Is it always the case that decentralisation at one level implies decentralisation at other levels?

I’ve done some recent work with my ISCC colleague Mélanie Dulong de Rosnay, to elaborate a typology of peer production arrangements. We take a number of dimensions relevant to those platforms: the technical architecture; the governance; the ownership of the means of production; the ownership of the result; and value generation; and we observed the relative level of centralisation and decentralisation of these different dimensions. This is an approach that can help to show that in the same system some dimensions may be decentralised while others may be centralised. In fact, this pertains to most crowd-sourcing or collaborative platforms, where at the level of technical infrastructure they are anything but decentralised, but at the level of practices they may be – I mean, what’s more decentralised than organising to have a complete stranger on your sofa? And vice versa. You can take a platform and see how these dimensions fit for that platform.

So you’re constructing a kind of stratification of p2p systems to explore how different modes of governance operate at different layers. Even if there is a tendency to openness and/or decentralisation at one level there may be enclosure or centralising tendencies at others?

Yes. It’s possible and probable that not all of the different layers are on the same side of the spectrum.

The questions you’re asking are really key in that area, such as how does topology enable or constrain different social practices. This is a key question that needs to be asked. When you look at the different layers, as you’re doing, this equation becomes problematized.

It’s also a great example of how a rigorous approach from Sociology or Science and Technology Studies (STS) has a lot to contribute to research in p2p practices.

I would say that this particular piece of work is not exactly STS. When we did the literature review for our typology article we did have some STS literature related to architectures and politics, but also previous attempts to construct typologies in different fields, from environmental governance to participation. I’m not sure if what I’m doing here, specifically, is STS given that the discipline usually refrains from categorization and systematization in favour of “thick descriptions” of specific cases. So I’m not sure if I fit into my main discipline of reference here — and actually Melanie, my collaborator, is a legal scholar. But overall, my core approach is indeed STS, trying to bring ‘situated practices’ of Internet governance into the picture.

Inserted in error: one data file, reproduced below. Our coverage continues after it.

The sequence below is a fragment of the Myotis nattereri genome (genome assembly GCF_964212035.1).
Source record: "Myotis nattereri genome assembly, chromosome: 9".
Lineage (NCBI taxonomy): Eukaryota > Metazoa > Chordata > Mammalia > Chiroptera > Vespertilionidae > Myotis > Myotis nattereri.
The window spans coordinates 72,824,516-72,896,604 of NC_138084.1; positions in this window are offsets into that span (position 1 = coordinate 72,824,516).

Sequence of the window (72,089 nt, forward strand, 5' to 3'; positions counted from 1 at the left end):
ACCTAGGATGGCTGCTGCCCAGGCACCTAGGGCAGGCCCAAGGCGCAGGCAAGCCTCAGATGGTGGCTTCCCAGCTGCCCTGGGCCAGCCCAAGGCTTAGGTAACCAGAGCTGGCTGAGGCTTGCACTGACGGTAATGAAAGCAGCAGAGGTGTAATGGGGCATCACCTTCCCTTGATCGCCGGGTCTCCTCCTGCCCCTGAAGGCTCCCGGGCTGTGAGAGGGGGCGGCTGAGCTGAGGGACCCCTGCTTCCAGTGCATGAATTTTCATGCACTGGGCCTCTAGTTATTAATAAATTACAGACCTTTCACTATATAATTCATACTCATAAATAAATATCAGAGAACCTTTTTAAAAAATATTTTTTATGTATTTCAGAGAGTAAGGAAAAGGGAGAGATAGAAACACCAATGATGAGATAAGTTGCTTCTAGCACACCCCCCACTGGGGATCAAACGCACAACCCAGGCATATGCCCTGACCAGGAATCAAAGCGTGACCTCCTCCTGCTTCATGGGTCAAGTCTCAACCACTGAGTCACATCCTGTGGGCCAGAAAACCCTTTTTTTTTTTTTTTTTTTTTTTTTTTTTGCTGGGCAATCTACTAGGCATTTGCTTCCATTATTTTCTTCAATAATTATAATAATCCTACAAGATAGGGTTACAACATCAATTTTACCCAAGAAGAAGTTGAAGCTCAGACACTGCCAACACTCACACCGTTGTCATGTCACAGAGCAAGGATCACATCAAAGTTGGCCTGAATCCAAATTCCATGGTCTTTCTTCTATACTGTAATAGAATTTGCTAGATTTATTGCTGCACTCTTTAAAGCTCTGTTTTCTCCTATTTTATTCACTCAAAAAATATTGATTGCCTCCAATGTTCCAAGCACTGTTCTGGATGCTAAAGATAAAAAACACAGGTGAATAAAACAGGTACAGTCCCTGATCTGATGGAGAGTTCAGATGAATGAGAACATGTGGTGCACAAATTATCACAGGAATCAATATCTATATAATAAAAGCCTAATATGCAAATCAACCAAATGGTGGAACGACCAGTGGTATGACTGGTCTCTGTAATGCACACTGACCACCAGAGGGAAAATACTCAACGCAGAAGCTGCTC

You’ve explored the relationship between P2P and privacy.

Further into my research I became interested in the effect that technical architectures had on personal data treatment and how you could achieve different means of privacy protection through architecture instead of, or in complement to, policy. So that was something that was a common preoccupation of the projects I examined. For example, data protection is currently in the hands of corporations and determined by what they are willing to give you as a contact in return for free services. So what else can we do?

So potentially these decentralised architectures that you came across could help to support user control of data?

Yes, to the extent that they “repatriate” data. In these projects, there is a tendency to be able to do more on user’s computers than we could before, such as encryption, or fragmentation of data before it is spread out to the network of peers, so that nobody, unless they possess a cryptographic key, can reconstruct an entire file or data packet.. The hard part was sometimes to figure it all out, as someone whose computer science knowledge is very uneven and for the most part, self-taught, but overall it was an interesting project.

The Snowden revelations were instrumentally good for doing research in these issues. One of the issues raised very shortly after the NSA leak was to what extent one can remedy the extent of government surveillance through [counter] design. If governments don’t protect us, if companies have 40-page terms of use that they don’t want us to read, what are alternative means of protection such as Freedombox or Cozy Cloud?

So I know Freedombox is about developing personal servers, but I’m not familiar with Cozy Cloud.

It’s not the first of its kind but due to the particular media moment it’s had a lot of exposure. It’s about fragmentation, distribution, and user-hosted cloud alternatives.

Tell me a bit about your involvement in the journal of peer production. You were involved in setting it up?

I was not on the founding team, but I’m on the editorial team now. Mathieu O’Neil is effectively the editor in chief; he’s the one that most frequently takes initiatives. Then there’s Johan Söderberg, Maxigas, Me, Nate Tkacz and Sara Tocchetti also.

I’m happy with the journal. There was a bit of rocky start with some hosting problems. Now we don’t have to chase people to do special issues; people have plenty of ideas for how the idea of peer production can fit with issues – there’s been a special issue on gender and another on alternative internets. There are new submissions all the time. It’s obviously a timely topic to deal with.